One of the hardest things about gender bias is that it’s really hard to pin down. Was it because I was a woman? Or was it because I was new on the team? Or was it because my ideas suck? So much ambiguity. But I will tell you about one very unambiguous case I remember. I was on a bus with two coworkers and we were talking about what we did that day at the office. Coworker A listened politely as all the dudes said what they were working on and then when someone asked about what I had done, he interrupted and proceeded to tell everyone what I was working on that day. Obviously I was capable of explaining my own work so as soon as he was done, I told him he didn’t need to speak for me. Often people (of any gender) can be squeamish when you confront them about their own attitudes concerning gender inequality and you get a lot of “not me!” reactions. Good people have sexist conceptions of the world and say sexist things –it’s ingrained in our society. Doing something sexist doesn’t immediately make you a bad person unless you’re unreceptive to feedback. I believe women (and men) have a responsibility to point out sexist behavior for correction. So I try to do that in as understanding a way as possible. It’s also really important for women to just be aware of what they can do to mediate gender imbalances. For example, if you know that women negotiate less during salary offers, you can compensate. If you know that women don’t speak up in meetings as often as men, you can compensate for that too! Fortunately, most days I’m not confronted with any overt gender disparity so I just do good work, vocalize my opinions often and loudly, stay kind to my coworkers and hope that my presence in the tech industry is a positive one that will encourage the assimilation of more minorities! We’ve come a long way and it’s only getting better.
What’s your favorite thing about being a woman in tech?
I sort of have a love-hate relationship with this title “woman in tech.” A lot of people will automatically respect you more since you code or put you on a pedestal, and that’s nice to have… but part of me is like “you should have the same respect for women in the humanities.”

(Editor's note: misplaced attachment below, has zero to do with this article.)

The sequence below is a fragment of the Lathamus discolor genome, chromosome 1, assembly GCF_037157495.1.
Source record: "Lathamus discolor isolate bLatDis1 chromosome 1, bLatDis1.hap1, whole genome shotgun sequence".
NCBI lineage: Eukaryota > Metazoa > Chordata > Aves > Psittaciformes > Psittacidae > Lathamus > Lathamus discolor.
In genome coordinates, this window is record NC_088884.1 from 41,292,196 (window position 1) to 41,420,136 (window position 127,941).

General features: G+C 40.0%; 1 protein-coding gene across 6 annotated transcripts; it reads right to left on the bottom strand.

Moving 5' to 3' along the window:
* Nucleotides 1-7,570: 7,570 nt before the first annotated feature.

Tell us about a time you felt extremely accomplished in the past year.
I work currently as a game developer and last week, while playing through the game, I noticed a critical discrepancy between the way content was being created and the way it was being displayed in the game. The game had been through many revisions and we were quickly approaching “just ship it” territory so we didn’t have a lot of time to rewrite the code for importing content. I had a solution up my sleeve which would just involve rearranging some of the content behind the scenes to solve the problem. I’m just a junior developer, but I called a meeting with the head developer and the game designer (who also is responsible for integrating content) and in a matter of an hour, I was able to point out a critical problem and offer a solution which was used in the game. I was really proud of myself for getting it done really efficiently and without a whole lot of debate or fanfare— I feel like my attention to detail, willingness to find a solution on my own time, and then communicate my ideas really helped the flow of the game and expedited the release. I didn’t receive a whole lot of external praise, but for me, accomplishment is the feeling of being able to to my job exceptionally well.
If applicable, how have you given back to the WIT community?
I’m always willing to help people learn to code and I talk really openly about my career. I also talk about how men and women respond differently in professional situations a lot and I think that helps my friends (both male and female) mediate a lot of the inequality.
What is a piece of advice you would give to others wanting to or currently pursuing a career in tech?
There’s studies that show that persistence is the best determiner of success is math-related fields. There may be times when you think you’re not smart enough, but that’s not what it’s about. Math and coding require patience and practice. Expect a lot of head-to-wall banging, but hang in there. And find balance!
“So it goes.”
― Kurt Vonnegut